Achievement Goal Theory

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Achievement goals are competence-based aims that individuals target in evaluative settings, i.e. in sport. Originally, two distinctive achievement goals were identified based on the definition of personal competence: task and ego goals (Nicholls 1984; Nicholls 1989) or, in other words, mastery and performance goals (Dweck 1986; Dweck & Leggett 1988).

Specifically, task (mastery) goals reflect perceived competence in terms of absolute evaluative standards or task mastery. When someone is task-involved, her primary goal is learning and mastery of the task for its own sake. Task involvement appears when the athlete is intrinsically interested in the activity and judges herself in a self-referenced manner. Therefore, task oriented goals rely on comparisons with requirements of the task and/or internal comparisons with one’s past attainment or one’s maximum potential attainment. There is a focus on effort and improvement.

Ego (performance) goals reflect competence perception relative to the performance of others. Therefore, ego oriented athletes define their competence in terms of interpersonal and normative comparisons.

These two goal orientations determine different consequences in achievement context. In general, task orientation is regarded as more adaptive than ego orientation. Task orientation is related to selection of challenging tasks, effective study strategies, positive attitudes toward learning, and positive emotions, whereas quite often ego orientation is associated with selection of easier tasks, trivial learning strategies, concern for social status, and thoughts of escape and behavioral withdrawal when difficulties are encountered (Dweck & Leggett 1988; Biddle, Wang, & Kavussanu, 2003; Kaplan & Maehr 2007; Bortoli, Bertollo, Comani, & Robazza, 2011). However, if high perceived competence is combined with high task orientation, then ego orientation supports positive achievement outcomes (Fox, Goudas, Biddle, Duda, & Armstrong, 1994; Standage & Treasure 2002; Xiang, McBride, Bruene, & Liu, 2007).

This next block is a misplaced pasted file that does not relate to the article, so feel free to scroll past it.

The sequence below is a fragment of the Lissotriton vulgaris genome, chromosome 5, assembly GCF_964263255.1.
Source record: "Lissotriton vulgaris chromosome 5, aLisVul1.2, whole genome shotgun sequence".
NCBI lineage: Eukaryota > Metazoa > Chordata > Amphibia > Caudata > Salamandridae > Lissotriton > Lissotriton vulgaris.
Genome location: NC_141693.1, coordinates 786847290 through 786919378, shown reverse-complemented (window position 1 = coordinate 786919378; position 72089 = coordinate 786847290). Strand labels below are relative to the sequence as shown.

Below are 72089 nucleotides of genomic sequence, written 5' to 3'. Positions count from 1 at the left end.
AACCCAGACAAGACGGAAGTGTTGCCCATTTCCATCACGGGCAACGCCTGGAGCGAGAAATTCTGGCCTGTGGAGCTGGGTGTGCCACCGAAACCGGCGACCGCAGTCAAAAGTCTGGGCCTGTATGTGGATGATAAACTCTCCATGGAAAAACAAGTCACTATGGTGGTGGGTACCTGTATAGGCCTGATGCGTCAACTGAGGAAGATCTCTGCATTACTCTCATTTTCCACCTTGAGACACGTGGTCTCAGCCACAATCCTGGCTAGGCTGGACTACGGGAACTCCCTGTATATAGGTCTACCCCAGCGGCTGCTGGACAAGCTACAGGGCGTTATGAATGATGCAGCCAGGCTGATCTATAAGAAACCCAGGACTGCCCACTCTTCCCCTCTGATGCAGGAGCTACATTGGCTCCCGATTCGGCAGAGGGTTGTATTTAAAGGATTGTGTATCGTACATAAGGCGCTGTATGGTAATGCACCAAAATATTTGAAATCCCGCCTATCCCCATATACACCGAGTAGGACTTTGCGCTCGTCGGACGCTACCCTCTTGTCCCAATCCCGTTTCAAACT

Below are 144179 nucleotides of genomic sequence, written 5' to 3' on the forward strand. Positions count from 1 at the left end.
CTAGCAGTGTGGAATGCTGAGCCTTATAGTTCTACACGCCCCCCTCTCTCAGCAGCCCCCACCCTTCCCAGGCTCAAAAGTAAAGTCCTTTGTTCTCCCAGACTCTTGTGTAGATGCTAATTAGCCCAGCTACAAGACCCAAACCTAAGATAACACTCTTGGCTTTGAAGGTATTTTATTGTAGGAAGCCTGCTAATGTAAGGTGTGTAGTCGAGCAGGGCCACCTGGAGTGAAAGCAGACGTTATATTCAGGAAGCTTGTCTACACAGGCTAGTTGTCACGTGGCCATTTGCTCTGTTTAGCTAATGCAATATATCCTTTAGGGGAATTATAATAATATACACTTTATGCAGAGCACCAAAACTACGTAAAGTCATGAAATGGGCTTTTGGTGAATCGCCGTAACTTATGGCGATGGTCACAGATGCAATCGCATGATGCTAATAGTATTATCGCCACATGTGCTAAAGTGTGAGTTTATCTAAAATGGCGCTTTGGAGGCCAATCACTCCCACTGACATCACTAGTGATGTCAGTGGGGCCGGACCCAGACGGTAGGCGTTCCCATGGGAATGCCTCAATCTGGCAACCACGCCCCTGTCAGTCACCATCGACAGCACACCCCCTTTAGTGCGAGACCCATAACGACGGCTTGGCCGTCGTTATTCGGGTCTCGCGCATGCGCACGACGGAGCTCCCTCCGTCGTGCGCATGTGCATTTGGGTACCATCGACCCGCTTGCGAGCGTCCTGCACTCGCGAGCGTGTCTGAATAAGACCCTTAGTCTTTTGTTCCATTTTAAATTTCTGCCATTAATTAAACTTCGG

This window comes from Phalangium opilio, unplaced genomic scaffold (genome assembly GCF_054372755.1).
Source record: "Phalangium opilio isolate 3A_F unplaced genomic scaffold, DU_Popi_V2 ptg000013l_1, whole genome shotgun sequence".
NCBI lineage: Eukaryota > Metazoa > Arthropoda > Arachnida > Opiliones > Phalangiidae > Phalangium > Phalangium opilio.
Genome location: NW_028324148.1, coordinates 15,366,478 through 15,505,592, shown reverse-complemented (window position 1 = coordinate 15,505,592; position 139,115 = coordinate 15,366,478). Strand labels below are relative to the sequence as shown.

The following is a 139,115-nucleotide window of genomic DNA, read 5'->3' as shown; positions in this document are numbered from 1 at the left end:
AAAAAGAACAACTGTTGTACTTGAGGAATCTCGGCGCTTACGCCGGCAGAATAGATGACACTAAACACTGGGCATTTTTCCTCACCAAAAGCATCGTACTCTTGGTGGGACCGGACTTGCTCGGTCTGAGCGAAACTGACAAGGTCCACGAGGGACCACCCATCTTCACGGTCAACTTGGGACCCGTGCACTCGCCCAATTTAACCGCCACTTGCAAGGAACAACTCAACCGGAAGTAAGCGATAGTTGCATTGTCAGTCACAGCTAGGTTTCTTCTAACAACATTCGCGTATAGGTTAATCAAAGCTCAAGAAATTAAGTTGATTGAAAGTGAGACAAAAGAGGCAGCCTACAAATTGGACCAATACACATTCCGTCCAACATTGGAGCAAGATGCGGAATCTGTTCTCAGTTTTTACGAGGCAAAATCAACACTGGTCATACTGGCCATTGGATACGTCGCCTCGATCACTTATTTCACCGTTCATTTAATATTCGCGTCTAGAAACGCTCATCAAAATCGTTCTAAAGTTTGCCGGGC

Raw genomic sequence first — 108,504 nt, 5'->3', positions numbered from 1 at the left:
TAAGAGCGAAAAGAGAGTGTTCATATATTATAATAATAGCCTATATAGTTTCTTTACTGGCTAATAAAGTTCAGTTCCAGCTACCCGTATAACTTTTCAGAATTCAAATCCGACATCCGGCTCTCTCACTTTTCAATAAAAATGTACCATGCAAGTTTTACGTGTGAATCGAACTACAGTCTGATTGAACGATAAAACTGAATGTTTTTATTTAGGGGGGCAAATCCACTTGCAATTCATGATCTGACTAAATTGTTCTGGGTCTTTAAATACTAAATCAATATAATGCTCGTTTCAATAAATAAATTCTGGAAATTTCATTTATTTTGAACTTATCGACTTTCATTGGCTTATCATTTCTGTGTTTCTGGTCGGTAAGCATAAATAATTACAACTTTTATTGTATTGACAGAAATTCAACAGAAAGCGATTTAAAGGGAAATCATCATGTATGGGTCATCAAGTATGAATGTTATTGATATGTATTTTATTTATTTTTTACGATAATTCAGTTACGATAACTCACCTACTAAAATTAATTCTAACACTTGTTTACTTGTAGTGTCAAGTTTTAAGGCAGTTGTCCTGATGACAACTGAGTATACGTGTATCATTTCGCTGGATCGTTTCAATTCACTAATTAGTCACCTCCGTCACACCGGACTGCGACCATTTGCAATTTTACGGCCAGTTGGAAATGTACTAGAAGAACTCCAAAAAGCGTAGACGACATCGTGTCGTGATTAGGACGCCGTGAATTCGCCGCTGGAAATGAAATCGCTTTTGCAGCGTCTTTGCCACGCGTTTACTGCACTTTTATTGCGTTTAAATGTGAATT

References:

Biddle, S., Wang, C. K. J., & Kavussanu, M. (2003). Correlates of achievement goal orientations in physical activity: A systematic review of research. European Journal of Sport Science 3, 1-20.

Bortoli, L., Bertollo, M., Comani, S., & Robazza, C. (2011). Competence, achievement goals, motivational climate, and pleasant psychobiosocial states in youth sport. Journal of Sports Sciences, 29, 171-180.

Dweck, C. S. (1986). Motivational processes affecting learning. American Psychologist, 41, 1040-1048.

Dweck, C. S., & Leggett, E. L. (1988). A social-cognitive approach to motivation and personality. Psychological Review, 95, 256-273.

Fox, K., Goudas, M., Biddle, S., Duda, J., & Armstrong, N. (1994). Children’s task and ego goal profiles in sport. The British Journal of Educational Psychology, 64, 253-261.

Kaplan, A., & Maehr, M. L. (2007). The contributions and prospects of goal orientation theory. Educational Psychology Review, 19, 141-184

Nicholls, J. G. (1984). Achievement motivation: Conceptions of ability, subjective experience, task choice, and performance. Psychological Review, 91, 328-346.

Nicholls, J. G. (1989). The competitive ethos and democratic education. Cambridge, M.A.: Harvard Uiiversity Press.

Standage, M., & Treasure, D. C. (2002). Relationship among achievement goal orientations and multidimensional situational motivation in physical education. The British Journal of Educational Psychology, 72, 87-103.

Xiang, P., McBride, R. E., Bruene, A., & Liu, Y. (2007). Achievement goal orientation patterns and fifth graders’ motivation in physical education running programs. Pediatric Exercise Science, 19, 179-191.

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